Dieter couldn’t fathom how he and his generation would change the world, armed with the knowledge of how to turn teacups blue. But, despite Professor Reinhard’s numerous and long-winded ideological tangents, Dieter did enjoy the class. Unlike Transfiguration, they did move on to practical spell work during the first week, but that was probably because Charms was simpler than Transfiguration, as the physical properties of the objects were not being changed.

In the Deutsches Jungvolk, Dieter had learned how to navigate by the stars, so he had some familiarity with different heavenly bodies and constellations. Therefore, the practical aspect of Astronomy class that concerned locating and charting important stars and planets was a relatively simple task for Dieter. However, there was more to Durmstrang’s Astronomy class than finding north via Polaris – each star had a bewildering array of magical properties according to Professor Himmel, and the positioning of certain bodies affected earthly wizardry and even foretold the future under the right conditions. This was all very confusing, and Dieter neither cared about nor believed that some sparkling dots in the sky had some mysterious influence over him. He found himself disliking the class, in part because of the subject matter, but mostly for the fact that it was held late at night when he’d rather be sleeping. Konrad, Ernst, and most other students felt the same way.

For some strange reason, three teaspoons made up one tablespoon. Twelve inches went into a foot. Four quarts created a gallon. In addition to absurd sub-divisions of units, the measuring of certain ingredients by volume, others by weight, and some even by length compounded Dieter’s confusion. Regardless of his irritation, Dieter had to quickly familiarise himself with the totally illogical and completely nonsensical Imperial system used in Potions class if he wanted to do well. He had little enthusiasm for the class. It was too much like cooking, which was clearly girls’ work, and the fact that it was taught by a woman (a bubbly, mushy one at that) only reinforced these thoughts. Nevertheless, he did not want to disappoint himself or his parents with less-than acceptable scores, so he grudgingly put some effort into the class.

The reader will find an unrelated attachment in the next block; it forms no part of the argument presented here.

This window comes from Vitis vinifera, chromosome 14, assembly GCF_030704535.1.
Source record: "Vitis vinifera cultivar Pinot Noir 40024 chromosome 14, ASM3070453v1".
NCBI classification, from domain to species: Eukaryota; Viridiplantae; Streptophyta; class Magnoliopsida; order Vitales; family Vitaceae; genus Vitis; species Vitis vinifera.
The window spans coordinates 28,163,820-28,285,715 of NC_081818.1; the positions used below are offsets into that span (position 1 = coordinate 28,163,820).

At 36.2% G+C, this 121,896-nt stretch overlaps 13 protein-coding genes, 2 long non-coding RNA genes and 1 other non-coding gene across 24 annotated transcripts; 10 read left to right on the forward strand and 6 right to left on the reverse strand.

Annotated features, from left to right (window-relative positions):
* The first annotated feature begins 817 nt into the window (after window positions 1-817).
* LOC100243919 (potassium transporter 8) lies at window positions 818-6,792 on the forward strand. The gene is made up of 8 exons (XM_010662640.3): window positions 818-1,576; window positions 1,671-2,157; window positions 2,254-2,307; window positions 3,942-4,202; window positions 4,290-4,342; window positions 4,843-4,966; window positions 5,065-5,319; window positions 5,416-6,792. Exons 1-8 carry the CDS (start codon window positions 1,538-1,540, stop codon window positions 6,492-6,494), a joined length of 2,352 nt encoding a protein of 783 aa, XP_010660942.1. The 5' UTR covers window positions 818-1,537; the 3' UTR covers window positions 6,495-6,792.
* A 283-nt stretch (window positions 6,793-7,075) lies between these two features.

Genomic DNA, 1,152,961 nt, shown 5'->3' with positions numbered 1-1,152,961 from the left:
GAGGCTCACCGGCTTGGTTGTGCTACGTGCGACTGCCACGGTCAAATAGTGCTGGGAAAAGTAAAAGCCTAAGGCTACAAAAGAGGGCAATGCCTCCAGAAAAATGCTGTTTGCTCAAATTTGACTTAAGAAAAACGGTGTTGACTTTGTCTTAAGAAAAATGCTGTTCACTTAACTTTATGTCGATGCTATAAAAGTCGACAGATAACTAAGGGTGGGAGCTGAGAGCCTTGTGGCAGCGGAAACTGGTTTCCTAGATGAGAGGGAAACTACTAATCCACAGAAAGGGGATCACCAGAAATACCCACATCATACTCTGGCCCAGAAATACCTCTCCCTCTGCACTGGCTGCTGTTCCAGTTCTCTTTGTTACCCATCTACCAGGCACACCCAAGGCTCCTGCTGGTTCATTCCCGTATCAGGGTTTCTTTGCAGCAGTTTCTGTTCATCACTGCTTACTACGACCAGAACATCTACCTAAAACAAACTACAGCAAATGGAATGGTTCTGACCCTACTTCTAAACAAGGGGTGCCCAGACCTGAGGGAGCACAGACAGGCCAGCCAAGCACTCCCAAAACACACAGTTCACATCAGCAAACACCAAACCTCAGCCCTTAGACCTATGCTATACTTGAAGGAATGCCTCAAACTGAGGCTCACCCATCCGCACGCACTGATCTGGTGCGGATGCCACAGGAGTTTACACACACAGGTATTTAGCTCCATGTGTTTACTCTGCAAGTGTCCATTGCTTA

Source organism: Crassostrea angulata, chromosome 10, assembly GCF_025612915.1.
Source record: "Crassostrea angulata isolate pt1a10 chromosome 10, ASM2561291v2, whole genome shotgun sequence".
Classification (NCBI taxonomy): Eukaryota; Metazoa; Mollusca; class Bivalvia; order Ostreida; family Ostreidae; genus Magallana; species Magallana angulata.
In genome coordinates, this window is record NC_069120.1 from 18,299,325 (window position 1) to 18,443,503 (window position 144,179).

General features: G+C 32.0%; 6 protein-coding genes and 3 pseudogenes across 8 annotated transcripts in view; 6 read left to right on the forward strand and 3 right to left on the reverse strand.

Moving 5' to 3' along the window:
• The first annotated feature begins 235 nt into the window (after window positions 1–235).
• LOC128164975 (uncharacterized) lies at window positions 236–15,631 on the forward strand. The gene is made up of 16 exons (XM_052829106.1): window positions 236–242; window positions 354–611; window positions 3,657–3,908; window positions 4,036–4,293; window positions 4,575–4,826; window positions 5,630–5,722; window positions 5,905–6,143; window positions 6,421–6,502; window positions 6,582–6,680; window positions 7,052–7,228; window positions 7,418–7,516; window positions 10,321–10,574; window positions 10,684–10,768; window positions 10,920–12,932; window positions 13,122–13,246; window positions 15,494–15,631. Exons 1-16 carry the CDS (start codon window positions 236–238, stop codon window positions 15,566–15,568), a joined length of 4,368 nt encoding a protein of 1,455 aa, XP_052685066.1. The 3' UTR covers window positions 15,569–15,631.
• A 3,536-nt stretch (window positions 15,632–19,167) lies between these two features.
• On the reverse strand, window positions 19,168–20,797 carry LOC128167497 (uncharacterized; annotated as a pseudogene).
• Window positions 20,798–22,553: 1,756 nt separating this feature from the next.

Herbology was a complete bore of a class. Dieter had little interest in what Professor Lobkovskaya had to say about magical plants, and was resistant to the concept of a Slav teaching Aryans the niceties of wizarding peasant work. Resignedly, he toiled through the tedium of Herbology every other day, regularly checking his watch and waiting for the class to end.

However, Herbology was a picnic compared to History of Magic with Professor Simonov. Ernst sometimes referred to the Slavic professor as ‘The Antichrist’, and Dieter didn’t know whether he was joking or not. It was a very fitting name for Simonov, though, as he was a total, demonic bastard. He was a hammer, and he saw all of his students as nails. Rather than engage in discussions or at least treat students as beings capable of intelligent thought, Simonov preferred to simply beat information into everyone’s’ heads. He was unrelenting. He lectured non-stop, and anyone who fell behind in their note taking or had a lapse of concentration paid dearly when grilled with questions. Dieter didn’t know if it was possible to have negative points in a class, but some scatterbrained students seemed to be heading in that direction.

Older students seemed to enjoy telling horror stories about History of Magic to the first-years. Dieter didn’t know how many of the tales were true or not, but he figured Simonov was fully capable of doing everything that had been described.

Dieter didn’t know what to do about Professor Simonov. He could just suffer through History of Magic class and answer the Slav’s interrogations the best he could, but that was simply unacceptable. That would be submission. That would be admitting defeat. How could he let that Slav just walk over everybody? How could he let that Slav teach?

He wanted to stand up to Professor Simonov. He wanted to shout at his face and curse him for being the cruel, heartless Untermensch he was. But no matter how much Simonov deserved it, Dieter’s reasoning, annoyingly, reminded him that would be a very, very stupid idea. Also, what would fighting the Professor accomplish, apart from him failing the class?

He knew he had to do something about Professor Simonov, but any moves against him looked suicidal. He couldn’t confront him. Dieter didn’t want to admit it his cowardice, but that’s what it was.